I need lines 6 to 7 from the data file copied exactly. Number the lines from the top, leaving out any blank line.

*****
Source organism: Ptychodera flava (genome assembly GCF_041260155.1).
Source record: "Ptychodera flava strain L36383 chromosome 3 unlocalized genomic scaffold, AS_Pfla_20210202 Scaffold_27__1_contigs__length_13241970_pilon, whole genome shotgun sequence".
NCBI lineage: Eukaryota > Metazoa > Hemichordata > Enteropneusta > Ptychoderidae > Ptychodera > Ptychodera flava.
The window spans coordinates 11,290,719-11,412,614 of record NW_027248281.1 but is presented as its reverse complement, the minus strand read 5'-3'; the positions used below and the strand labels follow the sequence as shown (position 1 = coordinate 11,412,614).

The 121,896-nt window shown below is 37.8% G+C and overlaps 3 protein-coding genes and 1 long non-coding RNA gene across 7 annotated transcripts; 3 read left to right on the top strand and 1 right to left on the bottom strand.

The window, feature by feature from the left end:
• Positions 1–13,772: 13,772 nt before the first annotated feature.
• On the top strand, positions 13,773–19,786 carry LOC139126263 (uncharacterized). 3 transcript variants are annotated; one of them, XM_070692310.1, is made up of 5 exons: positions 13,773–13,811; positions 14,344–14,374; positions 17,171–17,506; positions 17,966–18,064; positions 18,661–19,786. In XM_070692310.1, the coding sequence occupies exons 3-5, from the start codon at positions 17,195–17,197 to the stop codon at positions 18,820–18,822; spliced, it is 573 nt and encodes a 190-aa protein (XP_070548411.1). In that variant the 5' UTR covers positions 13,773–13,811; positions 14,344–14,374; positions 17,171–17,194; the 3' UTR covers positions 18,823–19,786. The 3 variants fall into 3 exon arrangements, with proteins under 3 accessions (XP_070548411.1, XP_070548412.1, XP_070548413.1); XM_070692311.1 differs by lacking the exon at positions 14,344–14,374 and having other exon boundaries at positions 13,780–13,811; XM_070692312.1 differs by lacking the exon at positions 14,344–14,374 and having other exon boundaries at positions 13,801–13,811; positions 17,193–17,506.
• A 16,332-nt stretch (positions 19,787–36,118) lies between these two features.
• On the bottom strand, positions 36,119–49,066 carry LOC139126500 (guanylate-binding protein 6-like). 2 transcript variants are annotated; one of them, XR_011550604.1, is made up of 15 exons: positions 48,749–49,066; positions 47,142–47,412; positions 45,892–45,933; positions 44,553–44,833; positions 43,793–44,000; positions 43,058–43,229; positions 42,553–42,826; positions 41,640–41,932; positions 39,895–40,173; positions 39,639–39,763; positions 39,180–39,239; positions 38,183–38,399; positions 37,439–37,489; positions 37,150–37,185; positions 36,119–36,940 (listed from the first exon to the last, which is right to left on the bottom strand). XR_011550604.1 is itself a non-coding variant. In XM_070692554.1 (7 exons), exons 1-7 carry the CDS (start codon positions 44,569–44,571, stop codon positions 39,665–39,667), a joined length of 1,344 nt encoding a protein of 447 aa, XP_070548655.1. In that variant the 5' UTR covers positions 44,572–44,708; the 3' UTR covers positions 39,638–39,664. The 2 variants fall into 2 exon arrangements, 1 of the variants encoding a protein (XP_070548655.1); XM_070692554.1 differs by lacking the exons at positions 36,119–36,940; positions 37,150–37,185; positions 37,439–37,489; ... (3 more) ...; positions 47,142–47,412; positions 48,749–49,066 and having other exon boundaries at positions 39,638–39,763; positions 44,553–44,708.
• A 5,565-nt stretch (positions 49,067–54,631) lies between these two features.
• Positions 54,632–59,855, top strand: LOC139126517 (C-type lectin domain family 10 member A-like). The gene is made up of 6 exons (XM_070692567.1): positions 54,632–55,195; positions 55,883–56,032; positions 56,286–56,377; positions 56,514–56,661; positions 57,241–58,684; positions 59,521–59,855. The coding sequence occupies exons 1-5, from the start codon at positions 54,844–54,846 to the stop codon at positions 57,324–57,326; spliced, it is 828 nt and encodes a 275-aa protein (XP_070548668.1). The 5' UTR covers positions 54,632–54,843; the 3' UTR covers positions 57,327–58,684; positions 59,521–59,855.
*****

The window, feature by feature from the left end:
• Positions 1–13,772: 13,772 nt before the first annotated feature.